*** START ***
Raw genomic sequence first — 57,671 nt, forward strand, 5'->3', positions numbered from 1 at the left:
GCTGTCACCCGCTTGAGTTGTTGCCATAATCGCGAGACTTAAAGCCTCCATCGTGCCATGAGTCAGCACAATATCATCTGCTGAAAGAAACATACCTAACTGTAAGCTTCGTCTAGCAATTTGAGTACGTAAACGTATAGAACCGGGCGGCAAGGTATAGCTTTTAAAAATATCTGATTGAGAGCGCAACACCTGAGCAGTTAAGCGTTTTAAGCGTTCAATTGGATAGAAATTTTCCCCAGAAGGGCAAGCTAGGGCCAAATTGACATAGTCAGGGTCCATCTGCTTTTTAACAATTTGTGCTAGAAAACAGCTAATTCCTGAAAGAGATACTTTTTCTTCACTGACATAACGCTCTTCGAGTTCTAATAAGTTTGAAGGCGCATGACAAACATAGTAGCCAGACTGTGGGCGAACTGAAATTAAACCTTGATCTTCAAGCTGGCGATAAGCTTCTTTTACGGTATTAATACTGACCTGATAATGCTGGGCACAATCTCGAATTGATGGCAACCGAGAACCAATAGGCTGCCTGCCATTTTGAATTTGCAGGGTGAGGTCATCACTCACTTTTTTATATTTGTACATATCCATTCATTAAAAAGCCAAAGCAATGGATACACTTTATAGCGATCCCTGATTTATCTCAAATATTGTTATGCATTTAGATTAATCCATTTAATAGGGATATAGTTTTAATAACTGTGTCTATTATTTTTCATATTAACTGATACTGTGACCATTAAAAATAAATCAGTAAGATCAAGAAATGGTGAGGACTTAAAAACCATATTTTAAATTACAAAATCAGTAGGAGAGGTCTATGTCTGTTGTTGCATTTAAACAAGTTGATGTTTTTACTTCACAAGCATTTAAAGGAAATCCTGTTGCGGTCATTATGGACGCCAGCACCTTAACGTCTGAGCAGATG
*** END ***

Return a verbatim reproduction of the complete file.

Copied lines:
Raw genomic sequence first — 57,671 nt, forward strand, 5'->3', positions numbered from 1 at the left:
GCTGTCACCCGCTTGAGTTGTTGCCATAATCGCGAGACTTAAAGCCTCCATCGTGCCATGAGTCAGCACAATATCATCTGCTGAAAGAAACATACCTAACTGTAAGCTTCGTCTAGCAATTTGAGTACGTAAACGTATAGAACCGGGCGGCAAGGTATAGCTTTTAAAAATATCTGATTGAGAGCGCAACACCTGAGCAGTTAAGCGTTTTAAGCGTTCAATTGGATAGAAATTTTCCCCAGAAGGGCAAGCTAGGGCCAAATTGACATAGTCAGGGTCCATCTGCTTTTTAACAATTTGTGCTAGAAAACAGCTAATTCCTGAAAGAGATACTTTTTCTTCACTGACATAACGCTCTTCGAGTTCTAATAAGTTTGAAGGCGCATGACAAACATAGTAGCCAGACTGTGGGCGAACTGAAATTAAACCTTGATCTTCAAGCTGGCGATAAGCTTCTTTTACGGTATTAATACTGACCTGATAATGCTGGGCACAATCTCGAATTGATGGCAACCGAGAACCAATAGGCTGCCTGCCATTTTGAATTTGCAGGGTGAGGTCATCACTCACTTTTTTATATTTGTACATATCCATTCATTAAAAAGCCAAAGCAATGGATACACTTTATAGCGATCCCTGATTTATCTCAAATATTGTTATGCATTTAGATTAATCCATTTAATAGGGATATAGTTTTAATAACTGTGTCTATTATTTTTCATATTAACTGATACTGTGACCATTAAAAATAAATCAGTAAGATCAAGAAATGGTGAGGACTTAAAAACCATATTTTAAATTACAAAATCAGTAGGAGAGGTCTATGTCTGTTGTTGCATTTAAACAAGTTGATGTTTTTACTTCACAAGCATTTAAAGGAAATCCTGTTGCGGTCATTATGGACGCCAGCACCTTAACGTCTGAGCAGATG